Common Houseplants That Can Clean the Air
The last thing you’re probably thinking about in terms of survival preparedness is houseplants. However, many common plants make for excellent natural air purifiers, and this is something to consider when faced with a situation where you’re bugging-in or will otherwise be spending a lot of time indoors. Not only that, but you can use these plants now as a way to freshen and improve the quality of your indoor air as well. Here are a few examples of some of the more well-known varieties that you can choose from.
In addition to being an important, must-have medicinal plant, aloe is also thought to pull certain chemicals from the air. Additionally, the leaves absorb carbon dioxide and produce oxygen in greater concentrations than other, more-leafy varieties.
These are the tall palm plants that are pretty common, and they also do an excellent job of absorbing contaminants in the air and replacing them with oxygen. These plants are also thought to act as a humidifier as well as they release moisture. However, they also need more water than your average plant in order to offset the moisture that they emit into the ambient air.
This particular species is known to be one of the proportionally-highest producers of oxygen. They are also considered to be powerful air purifiers, and research suggests they can remove a wide-range of common toxins found in indoor air, including benzene and formaldehyde.
Some varieties of this palm plant are known to absorb a good amount of carbon dioxide while also removing xylene from the ambient air. Xylene is a common chemical that is used in many plastic and synthetic products that are found inside homes. Xylene is also something that air purifiers are not always capable of trapping. Consequently, having a couple of date palms in living areas may reduce the amount of exposure that you encounter from this toxic chemical.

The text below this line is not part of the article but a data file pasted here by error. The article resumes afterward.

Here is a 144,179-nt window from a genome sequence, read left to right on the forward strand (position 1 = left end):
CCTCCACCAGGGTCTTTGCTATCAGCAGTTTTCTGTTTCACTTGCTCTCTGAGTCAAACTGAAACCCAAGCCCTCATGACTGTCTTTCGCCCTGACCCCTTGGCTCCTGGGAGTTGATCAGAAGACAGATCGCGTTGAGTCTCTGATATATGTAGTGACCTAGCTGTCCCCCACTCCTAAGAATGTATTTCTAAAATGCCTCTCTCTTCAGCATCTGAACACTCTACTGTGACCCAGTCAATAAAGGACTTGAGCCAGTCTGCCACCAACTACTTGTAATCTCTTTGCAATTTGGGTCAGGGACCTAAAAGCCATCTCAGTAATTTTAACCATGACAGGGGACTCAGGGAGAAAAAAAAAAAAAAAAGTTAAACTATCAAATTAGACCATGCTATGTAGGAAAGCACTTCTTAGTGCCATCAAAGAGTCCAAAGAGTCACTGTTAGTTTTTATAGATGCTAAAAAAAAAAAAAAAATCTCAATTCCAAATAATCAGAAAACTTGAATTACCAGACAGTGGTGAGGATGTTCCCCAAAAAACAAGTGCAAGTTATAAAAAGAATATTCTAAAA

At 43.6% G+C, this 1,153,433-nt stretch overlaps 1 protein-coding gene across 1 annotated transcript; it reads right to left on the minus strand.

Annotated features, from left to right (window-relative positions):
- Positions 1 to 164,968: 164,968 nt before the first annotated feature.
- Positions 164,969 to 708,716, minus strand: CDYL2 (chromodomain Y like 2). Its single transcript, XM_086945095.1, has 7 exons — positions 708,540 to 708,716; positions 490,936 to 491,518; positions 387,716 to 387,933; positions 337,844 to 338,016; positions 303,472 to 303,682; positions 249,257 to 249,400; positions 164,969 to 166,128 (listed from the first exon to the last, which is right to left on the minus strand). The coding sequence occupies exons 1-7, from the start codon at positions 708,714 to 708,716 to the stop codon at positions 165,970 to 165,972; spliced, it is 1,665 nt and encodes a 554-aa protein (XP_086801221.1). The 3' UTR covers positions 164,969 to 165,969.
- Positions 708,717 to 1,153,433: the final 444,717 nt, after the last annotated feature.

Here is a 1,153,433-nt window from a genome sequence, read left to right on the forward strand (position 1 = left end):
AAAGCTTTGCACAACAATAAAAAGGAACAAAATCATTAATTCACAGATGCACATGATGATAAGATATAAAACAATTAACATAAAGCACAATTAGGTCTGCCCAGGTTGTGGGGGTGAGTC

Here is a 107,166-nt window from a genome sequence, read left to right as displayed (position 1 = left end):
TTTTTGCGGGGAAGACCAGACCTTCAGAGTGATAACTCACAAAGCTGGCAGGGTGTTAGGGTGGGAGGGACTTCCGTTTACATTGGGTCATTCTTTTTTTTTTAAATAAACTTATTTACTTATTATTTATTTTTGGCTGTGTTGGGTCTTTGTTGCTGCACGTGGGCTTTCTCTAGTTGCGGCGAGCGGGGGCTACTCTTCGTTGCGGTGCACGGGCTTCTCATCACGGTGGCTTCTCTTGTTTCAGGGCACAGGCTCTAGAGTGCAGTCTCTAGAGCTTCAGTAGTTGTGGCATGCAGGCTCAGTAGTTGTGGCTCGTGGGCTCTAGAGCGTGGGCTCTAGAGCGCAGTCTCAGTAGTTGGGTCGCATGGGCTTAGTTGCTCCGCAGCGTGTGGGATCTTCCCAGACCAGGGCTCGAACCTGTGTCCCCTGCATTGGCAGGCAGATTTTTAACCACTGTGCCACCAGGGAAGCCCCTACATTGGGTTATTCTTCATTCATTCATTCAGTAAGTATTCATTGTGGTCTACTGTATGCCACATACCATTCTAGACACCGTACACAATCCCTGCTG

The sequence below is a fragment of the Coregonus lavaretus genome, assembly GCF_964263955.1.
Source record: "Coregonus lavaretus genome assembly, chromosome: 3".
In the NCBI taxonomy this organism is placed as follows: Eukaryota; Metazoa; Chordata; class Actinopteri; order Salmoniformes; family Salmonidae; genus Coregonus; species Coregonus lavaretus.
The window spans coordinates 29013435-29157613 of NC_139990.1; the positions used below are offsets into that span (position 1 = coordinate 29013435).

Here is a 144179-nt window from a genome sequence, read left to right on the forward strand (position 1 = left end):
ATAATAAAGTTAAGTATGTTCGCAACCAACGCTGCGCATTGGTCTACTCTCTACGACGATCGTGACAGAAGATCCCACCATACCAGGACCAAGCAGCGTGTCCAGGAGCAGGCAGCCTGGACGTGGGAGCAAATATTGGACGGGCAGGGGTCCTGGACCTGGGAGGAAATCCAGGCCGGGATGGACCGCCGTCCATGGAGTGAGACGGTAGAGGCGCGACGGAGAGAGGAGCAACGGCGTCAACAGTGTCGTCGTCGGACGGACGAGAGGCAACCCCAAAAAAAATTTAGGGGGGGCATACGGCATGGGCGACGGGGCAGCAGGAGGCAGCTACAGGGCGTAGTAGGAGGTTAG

This is one of of those super-plants that not only produce quite a bit of oxygen, but they also absorb other harmful chemicals that other plants or purifiers miss. This is particularly true of benzene, which is one of the most common, and toxic, chemicals out there. Not only that, but this daisy variety also absorbs carbon dioxide and releases fresh oxygen at a faster rate than many other plants.
Ferns in general are excellent air-recyclers and purifiers, but the Boston fern is considered to be one of the most efficient, as well as one of the best houseplants to have. They are thought to be able to absorb and process a wide-range of chemicals and introduce a significant amount of fresh oxygen back into the air. They also add humidity, which makes them an excellent option during the dry, winter months or in arid climates.
Other plants that are high on the list in terms of being able to improve indoor air quality include the baby rubber plant, the mass kane and the ficus alii.
Keep in mind that this is not an exhaustive list, and almost any leafy plant will produce benefits to one degree or another. It’s also important to remember that the benefits that you receive depend on how many plants you have as well as the size of your living space. However, if you have enough of the right kinds of plants, their ability to keep the air fresh and clean can go a long way toward promoting health and well-being.